How to Start a Writers' Group.

Writing is a lonely profession and/or hobby. You're only accompanied by your thoughts and imagination as you work on your laptop for hours.

If you long for the company of like-minded individuals, a writers' group might be your answer.

Depending where you are located, joining an already established writing group might not be possible. If this is the case, maybe you should consider starting your own.

Let's figure out what a writers' group is and how it may assist you and others before we start.

What is a writers' group?

A writers' group is a friendly community of like-minded authors who collaborate to cultivate their writing craft.

A writer's group can assist one another by giving advise, providing information, and even offering constructive criticism to help writers improve their writing abilities.

It's a fantastic chance to meet new people, make connections, find accountability partners, and talk about book topics.

A writers' group can offer moral support and a secure environment in which to talk about any concerns, as well as express your worries about writing.


Now let's jump into how to start a writing group:

1. Set clear goals and objectives for the group

People join a writers' group in order to get assistance. As a result, start a writers' group for the sake of providing a place where writers can obtain help.

Consider why you are establishing this group, as well as your goals for it.

  • Is it the objective of this group to provide writing advice and inspiration?

  • Are you seeking for writers to help and keep you accountable?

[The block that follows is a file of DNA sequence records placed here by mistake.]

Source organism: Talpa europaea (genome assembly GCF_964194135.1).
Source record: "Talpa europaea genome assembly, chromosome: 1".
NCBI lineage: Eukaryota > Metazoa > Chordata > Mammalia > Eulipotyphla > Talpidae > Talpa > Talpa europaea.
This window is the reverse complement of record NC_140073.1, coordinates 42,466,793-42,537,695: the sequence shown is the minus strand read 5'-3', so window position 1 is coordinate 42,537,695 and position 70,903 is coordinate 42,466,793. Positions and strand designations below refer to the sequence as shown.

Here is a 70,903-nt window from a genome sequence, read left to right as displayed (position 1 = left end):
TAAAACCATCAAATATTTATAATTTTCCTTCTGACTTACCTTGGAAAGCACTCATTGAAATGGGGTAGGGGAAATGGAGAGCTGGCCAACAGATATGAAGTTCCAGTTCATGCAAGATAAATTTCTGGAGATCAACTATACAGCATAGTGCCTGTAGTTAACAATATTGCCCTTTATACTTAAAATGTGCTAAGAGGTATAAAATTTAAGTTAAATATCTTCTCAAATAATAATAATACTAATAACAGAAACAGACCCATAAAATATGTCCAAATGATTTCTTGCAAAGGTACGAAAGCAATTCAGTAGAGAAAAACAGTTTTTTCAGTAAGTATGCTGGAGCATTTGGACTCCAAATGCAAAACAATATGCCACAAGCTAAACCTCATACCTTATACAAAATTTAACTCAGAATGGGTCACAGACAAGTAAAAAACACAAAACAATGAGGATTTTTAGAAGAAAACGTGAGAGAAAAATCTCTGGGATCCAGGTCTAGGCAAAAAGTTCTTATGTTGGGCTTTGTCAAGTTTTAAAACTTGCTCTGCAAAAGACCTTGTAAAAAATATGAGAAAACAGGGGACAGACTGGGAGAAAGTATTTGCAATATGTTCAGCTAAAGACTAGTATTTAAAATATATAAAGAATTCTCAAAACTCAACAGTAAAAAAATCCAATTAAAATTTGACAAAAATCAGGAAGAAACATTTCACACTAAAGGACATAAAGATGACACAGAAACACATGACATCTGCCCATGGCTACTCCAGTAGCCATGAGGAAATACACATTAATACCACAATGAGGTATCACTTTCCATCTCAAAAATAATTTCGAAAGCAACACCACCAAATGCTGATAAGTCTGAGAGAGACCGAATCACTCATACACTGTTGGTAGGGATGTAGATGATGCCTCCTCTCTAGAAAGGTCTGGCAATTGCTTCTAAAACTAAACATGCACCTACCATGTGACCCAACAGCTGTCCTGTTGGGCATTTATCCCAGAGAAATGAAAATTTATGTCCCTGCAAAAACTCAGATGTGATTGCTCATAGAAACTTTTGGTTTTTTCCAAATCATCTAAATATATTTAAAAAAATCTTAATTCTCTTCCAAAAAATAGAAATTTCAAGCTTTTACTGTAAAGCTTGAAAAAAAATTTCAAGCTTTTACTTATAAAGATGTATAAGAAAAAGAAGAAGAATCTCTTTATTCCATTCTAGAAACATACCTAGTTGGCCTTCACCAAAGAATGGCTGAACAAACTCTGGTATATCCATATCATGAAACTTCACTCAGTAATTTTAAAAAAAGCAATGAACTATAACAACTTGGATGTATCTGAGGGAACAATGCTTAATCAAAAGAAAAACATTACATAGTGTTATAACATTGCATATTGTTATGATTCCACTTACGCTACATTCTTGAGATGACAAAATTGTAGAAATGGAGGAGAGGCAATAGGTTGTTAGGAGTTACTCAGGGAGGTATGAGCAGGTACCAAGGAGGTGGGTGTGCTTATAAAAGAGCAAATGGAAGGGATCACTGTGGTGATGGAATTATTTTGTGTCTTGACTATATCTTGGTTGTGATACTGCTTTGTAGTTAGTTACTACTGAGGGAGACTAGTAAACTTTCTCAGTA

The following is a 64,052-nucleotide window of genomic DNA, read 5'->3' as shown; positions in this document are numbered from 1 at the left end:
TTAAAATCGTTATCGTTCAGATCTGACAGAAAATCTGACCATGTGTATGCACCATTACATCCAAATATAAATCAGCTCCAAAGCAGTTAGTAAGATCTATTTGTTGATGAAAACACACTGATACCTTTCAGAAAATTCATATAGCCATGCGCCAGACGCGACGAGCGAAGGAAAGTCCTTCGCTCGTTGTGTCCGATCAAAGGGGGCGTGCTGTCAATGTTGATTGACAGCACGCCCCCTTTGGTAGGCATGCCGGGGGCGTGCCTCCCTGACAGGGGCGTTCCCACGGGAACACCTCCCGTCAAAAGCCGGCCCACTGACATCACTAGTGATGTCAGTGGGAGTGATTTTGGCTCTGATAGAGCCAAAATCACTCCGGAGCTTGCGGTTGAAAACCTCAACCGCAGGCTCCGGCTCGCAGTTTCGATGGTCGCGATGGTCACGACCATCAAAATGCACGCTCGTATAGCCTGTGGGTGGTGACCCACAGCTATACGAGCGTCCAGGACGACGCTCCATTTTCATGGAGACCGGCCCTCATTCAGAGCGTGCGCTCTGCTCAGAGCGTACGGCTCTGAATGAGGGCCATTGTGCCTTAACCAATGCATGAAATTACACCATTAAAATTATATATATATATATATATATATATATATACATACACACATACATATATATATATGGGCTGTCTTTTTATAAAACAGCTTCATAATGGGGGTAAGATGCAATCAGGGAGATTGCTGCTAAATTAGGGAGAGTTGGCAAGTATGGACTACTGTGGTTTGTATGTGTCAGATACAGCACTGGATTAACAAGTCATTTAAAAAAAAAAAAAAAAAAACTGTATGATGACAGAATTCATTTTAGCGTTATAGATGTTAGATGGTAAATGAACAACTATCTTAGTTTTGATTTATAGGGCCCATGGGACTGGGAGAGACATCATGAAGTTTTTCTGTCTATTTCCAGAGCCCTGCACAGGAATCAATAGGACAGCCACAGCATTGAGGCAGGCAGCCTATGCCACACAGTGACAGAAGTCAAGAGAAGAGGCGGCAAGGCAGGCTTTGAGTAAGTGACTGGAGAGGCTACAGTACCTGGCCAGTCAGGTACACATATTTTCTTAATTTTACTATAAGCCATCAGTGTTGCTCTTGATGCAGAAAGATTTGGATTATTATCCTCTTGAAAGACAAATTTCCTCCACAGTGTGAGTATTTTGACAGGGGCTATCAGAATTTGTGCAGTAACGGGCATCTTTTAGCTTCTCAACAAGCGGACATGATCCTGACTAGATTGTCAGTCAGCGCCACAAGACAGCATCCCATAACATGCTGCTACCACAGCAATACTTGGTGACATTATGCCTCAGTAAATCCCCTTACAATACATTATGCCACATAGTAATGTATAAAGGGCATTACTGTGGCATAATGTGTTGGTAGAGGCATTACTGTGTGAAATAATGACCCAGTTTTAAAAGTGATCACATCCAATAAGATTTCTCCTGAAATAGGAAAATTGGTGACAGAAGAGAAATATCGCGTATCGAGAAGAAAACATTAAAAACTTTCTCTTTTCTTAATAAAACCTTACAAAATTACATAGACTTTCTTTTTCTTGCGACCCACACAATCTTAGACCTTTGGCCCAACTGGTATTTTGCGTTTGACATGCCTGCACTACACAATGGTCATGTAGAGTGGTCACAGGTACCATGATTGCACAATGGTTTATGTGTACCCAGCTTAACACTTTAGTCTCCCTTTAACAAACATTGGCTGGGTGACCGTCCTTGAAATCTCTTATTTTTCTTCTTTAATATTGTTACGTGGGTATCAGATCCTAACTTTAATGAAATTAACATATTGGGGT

• Is the group open to all writers or only those writing in your field?

  • Do you want to offer marketing, pitching, and querying commentary?

  • Do you want to encourage one another to express their experiences?

  • Do you want to encourage writers to practice writing?

  • Do you want to engage in discussions about writing, give structured feedback on each other's work, collaborate in the same space, or do any of these things?

After you've chosen the sort of group you want to form, it's time to move on to the next stage.

2. Structure the group and establish rules

To function effectively and avoid problems, every group requires structure. Begin by writing your mission statement and creating a group profile that lists all of the regulations.

Decide who may participate, at what level of writing experience they must have, and what sorts of commitments are necessary from members.

Establish clear rules for how members are chosen and if they will have any formal duties in the group.

Establish firm parameters for how the group will function and establish plainly expressed goals.

Make a decision on how feedback will be given, such as in-person presentations, written mark-ups, or typing out a report. Decide whether you'd like to give oral criticism or constructive comments via email.

Create a critique model. This may be done through comments from members of your group or by developing a model that you believe would work best for your group. Critiquing one of the most difficult things to do, especially if you have to give it to someone on a regular basis.

Perhaps you can choose a system in which everyone reviews each other's work, or perhaps you can set up a system in which only members who want to be criticized will get it.

Determine whether members will provide feedback at each meeting and how much time will be devoted to it.

What to keep in mind when creating feedback rules

Writers' groups frequently have rules that stipulate that participants must concentrate only on the good qualities of the work being evaluated.

This can result in a cohesion among the group, but it might also lead to confusion about what needs to be done to improve. This can lead to stagnation and prevent members of your group from learning and improving, which is usually the objective of writers who join a writers' group.